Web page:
Greetings from Ghana! After a great year in Boston teaching at Brandeis University, working as a T.A. to Professor Attah Poku at Tufts, and studying ethnomusicology under David Locke, I have finally returned to Kumasi. This summer, I am spending seven weeks with Prof. Poku conducting research on Kete, including interviews, recording sessions, and field trips to visit Kete groups in remote parts of the Ashanti Region. Big thanks to the Tufts University Graduate Student Research Competition for funding a portion of my summer research.
I arrived in Accra late on Monday, June 29th, exhausted after a four day stopover to visit my friends Elana and Francis in the Netherlands. I spent some time sifting through the Nketia Archives at Legon, then on Thursday, July 2nd, I visited the University of Ghana again to attend the book launch for Discourses in African Musicology: J.H. Kwabena Nketia Festschrift, edited by Kwasi Ampene, the book in which my article “Kete for the International Percussion Community” was recently published. The event, hosted by the Institute of African Studies, featured a performance by the Ghana Dance Ensemble and a speech from the 94-year-old titan of African ethnomusicology, Prof. J.H. Kwabena Nketia.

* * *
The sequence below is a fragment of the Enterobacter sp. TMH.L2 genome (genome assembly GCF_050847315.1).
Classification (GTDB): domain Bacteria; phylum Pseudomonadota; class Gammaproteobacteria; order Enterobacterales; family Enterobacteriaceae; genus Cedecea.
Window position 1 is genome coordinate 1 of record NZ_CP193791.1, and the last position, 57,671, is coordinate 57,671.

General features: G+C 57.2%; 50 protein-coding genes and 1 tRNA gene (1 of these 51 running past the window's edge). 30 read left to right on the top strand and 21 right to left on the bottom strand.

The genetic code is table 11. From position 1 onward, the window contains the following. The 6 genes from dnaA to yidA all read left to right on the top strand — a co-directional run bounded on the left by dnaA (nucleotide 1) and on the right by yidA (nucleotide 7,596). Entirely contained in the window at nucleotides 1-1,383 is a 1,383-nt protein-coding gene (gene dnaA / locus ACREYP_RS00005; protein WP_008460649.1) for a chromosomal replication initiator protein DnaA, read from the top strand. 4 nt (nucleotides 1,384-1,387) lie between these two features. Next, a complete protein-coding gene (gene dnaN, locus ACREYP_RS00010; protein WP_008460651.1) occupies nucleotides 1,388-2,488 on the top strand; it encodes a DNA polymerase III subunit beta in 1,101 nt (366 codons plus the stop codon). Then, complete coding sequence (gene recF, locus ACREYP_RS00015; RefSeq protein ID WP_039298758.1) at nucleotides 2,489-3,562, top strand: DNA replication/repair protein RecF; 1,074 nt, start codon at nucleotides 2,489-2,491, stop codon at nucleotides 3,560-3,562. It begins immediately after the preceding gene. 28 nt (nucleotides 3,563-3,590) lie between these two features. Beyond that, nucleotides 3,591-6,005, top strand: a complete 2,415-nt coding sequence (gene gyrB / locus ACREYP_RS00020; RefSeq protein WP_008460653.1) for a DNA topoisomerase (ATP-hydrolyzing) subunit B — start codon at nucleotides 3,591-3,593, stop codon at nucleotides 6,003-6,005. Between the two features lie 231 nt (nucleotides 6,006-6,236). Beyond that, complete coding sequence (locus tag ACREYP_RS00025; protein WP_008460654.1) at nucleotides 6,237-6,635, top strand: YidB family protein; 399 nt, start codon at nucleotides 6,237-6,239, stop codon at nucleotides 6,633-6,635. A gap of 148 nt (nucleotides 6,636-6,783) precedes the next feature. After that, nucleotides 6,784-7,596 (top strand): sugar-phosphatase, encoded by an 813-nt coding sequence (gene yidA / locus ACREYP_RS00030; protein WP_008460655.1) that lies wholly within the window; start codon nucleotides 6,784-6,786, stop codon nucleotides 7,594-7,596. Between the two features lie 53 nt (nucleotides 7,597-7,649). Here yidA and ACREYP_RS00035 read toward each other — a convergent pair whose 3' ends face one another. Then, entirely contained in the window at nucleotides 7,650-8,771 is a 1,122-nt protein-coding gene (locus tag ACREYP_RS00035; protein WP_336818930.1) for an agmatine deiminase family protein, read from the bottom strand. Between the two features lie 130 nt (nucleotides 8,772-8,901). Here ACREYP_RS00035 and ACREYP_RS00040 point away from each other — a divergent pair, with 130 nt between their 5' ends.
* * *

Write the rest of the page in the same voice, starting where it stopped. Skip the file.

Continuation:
The day after the book launch, I caught a bus to Kumasi, where I was greeted by many old friends who I’d missed over the past year. On Saturday, we met at the Centre for National Culture to give a private performance to visiting dignitaries from a diverse group of nations including Germany, Japan, and Angola. I enjoyed catching up and playing together with my old teacher royal hartigan, who has been in Kumasi this past year on a Fulbright. On Sunday, Attah and I joined the Cultural Centre to perform at the Akwasidae Festival at Manhyia Palace. Continuing my tradition of bringing custom clothes for the groups I play with, this year, I presented “Manhyia Palace Fontomfrom” shorts to the King’s Fontomfrom group to wear underneath their traditional Ashanti cloth.